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Guy Ritchie gets six-month driving ban after cyclist catches him texting while behind the wheel

Guy Ritchie gets six-month driving ban after cyclist videos him texting while behind wheel of his Range Rover in Hyde Park and reports him to police

  • The film director, 51, was seen by cyclist Mike van Erp in London on his phone
  • He wound down window when he was spotted declaring ‘hello my friend’
  • But Mr van Erp was recording him and handed the footage to the Met Police
  • Ritchie was banned from driving on Tuesday after admitting breaking law 

Guy Ritchie has been banned from driving after an angry cyclist caught him behind the wheel texting on his phone.

The Lock Stock and Two Smoking Barrels director, 51, was clocked by biker Mike van Erp in Hyde Park.

He alerted the police and videoed Ritchie – who used to be married to Madonna – on  the phone in his car.

Footage of the encounter showed him going up to his black Range Rover and ticking him off over the law breach.

Mr van Erp’s video shows him approaching the film director’s car in Hyde Park in London

Ritchie appeared to be stationary in his motor in a traffic queue with Apple headphones in to make legal calls hands-free.

Mr van Erp handed Met Police officers and told them he had seen him texting on the road that cuts through the park. 

The incident happened at about 1pm on November 3 last year. In the video, Ritchie is waiting in traffic backed-up through the park.

Ritchie pleaded guilty in writing to the offence, and was banned from driving for six months by Bromley magistrates on Tuesday.

In a statement Mr van Erp said: ‘I spotted this driver texting on his phone. I stopped and whilst waiting for traffic to clear could clearly see the driver typing on his phone. I then crossed to the driver’s side where I saw his iPhone lit up with the classic blue and grey message bubbles of Apple iMessage, with text, and a message in process of being typed but not sent.’ 

The incident happened at about 1pm on November 3 last year in London's Hyde Park

 The incident happened at about 1pm on November 3 last year in London’s Hyde Park

Cyclist Mike van Erp recording himself going up to the director's Range Rover to confront him

 Cyclist Mike van Erp recording himself going up to the director’s Range Rover to confront him

Ritchie is shown oblivious as the cyclist corners his target, with his mobile still in hand

Ritchie is shown oblivious as the cyclist corners his target, with his mobile still in hand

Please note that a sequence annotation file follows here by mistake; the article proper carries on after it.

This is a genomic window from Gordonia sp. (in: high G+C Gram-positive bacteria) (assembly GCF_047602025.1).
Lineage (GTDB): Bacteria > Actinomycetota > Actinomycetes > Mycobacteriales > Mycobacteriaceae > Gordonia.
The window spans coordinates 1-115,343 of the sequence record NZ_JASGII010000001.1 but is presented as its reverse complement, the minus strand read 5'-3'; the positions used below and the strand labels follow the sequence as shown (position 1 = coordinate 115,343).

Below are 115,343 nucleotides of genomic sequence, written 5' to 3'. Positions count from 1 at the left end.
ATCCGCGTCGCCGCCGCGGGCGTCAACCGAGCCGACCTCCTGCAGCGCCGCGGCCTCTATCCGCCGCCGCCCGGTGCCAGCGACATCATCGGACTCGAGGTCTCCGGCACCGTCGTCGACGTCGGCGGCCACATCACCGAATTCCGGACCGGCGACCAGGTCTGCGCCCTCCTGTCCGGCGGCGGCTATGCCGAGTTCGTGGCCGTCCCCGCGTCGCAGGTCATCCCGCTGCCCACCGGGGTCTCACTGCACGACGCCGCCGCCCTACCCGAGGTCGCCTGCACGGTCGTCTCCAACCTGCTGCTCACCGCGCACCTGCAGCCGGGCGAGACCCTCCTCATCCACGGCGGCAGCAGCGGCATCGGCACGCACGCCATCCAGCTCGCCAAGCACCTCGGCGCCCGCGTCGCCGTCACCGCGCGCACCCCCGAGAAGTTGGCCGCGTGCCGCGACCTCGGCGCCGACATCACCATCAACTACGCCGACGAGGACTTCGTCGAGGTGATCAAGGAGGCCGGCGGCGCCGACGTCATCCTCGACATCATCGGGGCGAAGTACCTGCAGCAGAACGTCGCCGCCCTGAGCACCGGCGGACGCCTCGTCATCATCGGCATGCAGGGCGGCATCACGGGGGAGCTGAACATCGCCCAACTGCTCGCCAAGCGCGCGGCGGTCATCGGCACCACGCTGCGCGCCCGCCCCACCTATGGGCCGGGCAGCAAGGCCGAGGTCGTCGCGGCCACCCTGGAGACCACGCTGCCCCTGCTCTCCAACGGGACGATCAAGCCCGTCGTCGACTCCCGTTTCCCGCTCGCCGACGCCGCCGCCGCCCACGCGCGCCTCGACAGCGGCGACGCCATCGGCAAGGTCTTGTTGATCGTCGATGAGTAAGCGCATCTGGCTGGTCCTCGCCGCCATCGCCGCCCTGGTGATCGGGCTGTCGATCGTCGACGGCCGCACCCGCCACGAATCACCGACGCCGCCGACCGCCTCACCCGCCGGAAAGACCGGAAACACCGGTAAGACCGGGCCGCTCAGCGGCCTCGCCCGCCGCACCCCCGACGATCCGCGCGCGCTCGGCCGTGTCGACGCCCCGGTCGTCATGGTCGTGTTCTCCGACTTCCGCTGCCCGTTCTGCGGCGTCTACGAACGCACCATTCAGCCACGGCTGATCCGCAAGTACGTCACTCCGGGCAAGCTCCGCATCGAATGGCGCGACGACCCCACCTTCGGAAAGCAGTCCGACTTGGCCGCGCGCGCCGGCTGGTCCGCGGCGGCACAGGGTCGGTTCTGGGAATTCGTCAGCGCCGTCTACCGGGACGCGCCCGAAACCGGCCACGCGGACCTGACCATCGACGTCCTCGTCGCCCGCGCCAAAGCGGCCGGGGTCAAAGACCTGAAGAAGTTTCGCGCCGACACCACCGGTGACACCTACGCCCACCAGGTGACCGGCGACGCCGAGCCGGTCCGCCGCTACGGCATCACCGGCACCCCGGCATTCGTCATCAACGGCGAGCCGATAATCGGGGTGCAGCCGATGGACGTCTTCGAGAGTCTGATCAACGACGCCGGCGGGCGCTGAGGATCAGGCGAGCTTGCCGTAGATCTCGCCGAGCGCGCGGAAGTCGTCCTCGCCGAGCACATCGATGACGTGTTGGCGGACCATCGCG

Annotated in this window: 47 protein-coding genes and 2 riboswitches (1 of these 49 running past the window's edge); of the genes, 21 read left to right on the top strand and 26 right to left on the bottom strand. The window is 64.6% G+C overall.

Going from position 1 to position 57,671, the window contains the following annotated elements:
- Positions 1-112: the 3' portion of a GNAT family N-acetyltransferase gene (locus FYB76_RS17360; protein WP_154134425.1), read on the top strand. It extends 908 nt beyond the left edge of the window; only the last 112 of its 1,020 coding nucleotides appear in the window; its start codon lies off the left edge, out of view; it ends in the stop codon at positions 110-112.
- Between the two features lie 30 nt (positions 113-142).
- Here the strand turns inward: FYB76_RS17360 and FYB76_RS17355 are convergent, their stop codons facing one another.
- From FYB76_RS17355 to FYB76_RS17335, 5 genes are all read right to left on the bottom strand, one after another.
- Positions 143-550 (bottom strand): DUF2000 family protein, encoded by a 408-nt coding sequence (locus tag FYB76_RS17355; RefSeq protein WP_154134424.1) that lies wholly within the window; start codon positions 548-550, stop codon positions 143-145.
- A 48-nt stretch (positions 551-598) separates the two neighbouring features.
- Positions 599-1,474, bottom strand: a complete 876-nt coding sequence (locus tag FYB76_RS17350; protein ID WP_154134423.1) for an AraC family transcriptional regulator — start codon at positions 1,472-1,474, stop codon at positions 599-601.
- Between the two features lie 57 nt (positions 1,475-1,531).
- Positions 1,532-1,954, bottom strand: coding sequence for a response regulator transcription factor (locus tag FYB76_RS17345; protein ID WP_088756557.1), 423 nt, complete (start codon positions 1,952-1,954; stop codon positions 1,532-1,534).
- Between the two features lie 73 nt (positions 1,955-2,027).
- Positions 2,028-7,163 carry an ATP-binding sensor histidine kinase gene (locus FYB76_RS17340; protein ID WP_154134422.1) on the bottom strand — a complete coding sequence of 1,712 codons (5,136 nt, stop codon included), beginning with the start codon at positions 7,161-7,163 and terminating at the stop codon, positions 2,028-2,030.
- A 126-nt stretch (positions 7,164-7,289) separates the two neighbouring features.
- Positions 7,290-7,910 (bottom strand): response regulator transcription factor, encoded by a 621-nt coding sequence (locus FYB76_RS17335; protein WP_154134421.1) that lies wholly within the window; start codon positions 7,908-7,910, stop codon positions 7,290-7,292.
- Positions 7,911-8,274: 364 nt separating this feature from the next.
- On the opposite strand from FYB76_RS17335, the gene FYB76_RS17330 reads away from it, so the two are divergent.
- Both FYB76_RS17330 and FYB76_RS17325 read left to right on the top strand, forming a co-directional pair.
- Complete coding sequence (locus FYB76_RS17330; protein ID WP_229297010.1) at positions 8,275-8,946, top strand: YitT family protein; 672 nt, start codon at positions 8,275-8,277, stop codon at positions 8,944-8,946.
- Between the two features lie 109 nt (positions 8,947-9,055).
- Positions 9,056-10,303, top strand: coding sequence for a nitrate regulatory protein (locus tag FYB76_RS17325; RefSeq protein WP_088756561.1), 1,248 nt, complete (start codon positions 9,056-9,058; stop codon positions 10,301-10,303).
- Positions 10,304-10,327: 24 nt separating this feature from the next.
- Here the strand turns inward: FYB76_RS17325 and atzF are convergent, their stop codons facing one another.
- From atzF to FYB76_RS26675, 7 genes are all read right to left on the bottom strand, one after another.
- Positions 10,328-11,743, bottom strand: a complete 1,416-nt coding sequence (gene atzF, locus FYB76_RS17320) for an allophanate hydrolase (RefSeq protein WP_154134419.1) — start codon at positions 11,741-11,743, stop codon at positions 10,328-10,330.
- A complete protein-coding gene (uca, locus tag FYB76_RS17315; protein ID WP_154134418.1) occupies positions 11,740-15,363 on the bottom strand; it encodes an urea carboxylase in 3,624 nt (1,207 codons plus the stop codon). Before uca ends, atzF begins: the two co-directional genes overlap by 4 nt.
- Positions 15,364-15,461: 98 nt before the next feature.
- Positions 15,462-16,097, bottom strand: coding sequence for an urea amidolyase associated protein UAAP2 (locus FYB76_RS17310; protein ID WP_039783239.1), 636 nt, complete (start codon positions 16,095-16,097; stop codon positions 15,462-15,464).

The video shows him going up the director and saying: ‘Clear messages open here, oh dear.’

Ritchie rolls down his window and says ‘Hello my friend’ to which Mr van Erp relied ‘Shalom’.

He added: ‘I don’t think you should be doing your text messages while you are driving, I saw you doing it back there as well.’

The traffic starts moving so he moves out of the way, then goes to catch up Ritchie again, who has now wound up his window.

Mr van Erp told him 'Clear messages open here, oh dear' before Ritchie rolled down window

Mr van Erp told him ‘Clear messages open here, oh dear’ before Ritchie rolled down window

Mr van Erp then says ‘I guess he doesn’t want to talk anymore’ before the video ends.

The Evening Standard said the case was dealt with behind closed doors under the Single Justice Procedure, to avoid a full court hearing, with a court official and a magistrate assessing the papers.

Ritchie, who already had points on his licence said he would not be contesting a driving ban and offered no mitigation for the offence through a letter from his lawyer.

He pleaded guilty to using a handheld mobile phone/device while driving a motor vehicle on a road and was given six points and ordered to pay a £666 fine, as well as £166 in prosecution costs and court fees.

Mr van Erp, 48, said he started filming and reporting drivers on a GoPro helmet camera after his father was killed in a crash.

His footage has led to scores of drivers facing prosecution.

He said: ‘I had no idea it was him. I pulled up beside him on my bicycle and told him he was using his mobile.

‘He said he had stopped in traffic. Drivers should not be doing this and people like me serve as a deterrent.’

Read more at DailyMail.co.uk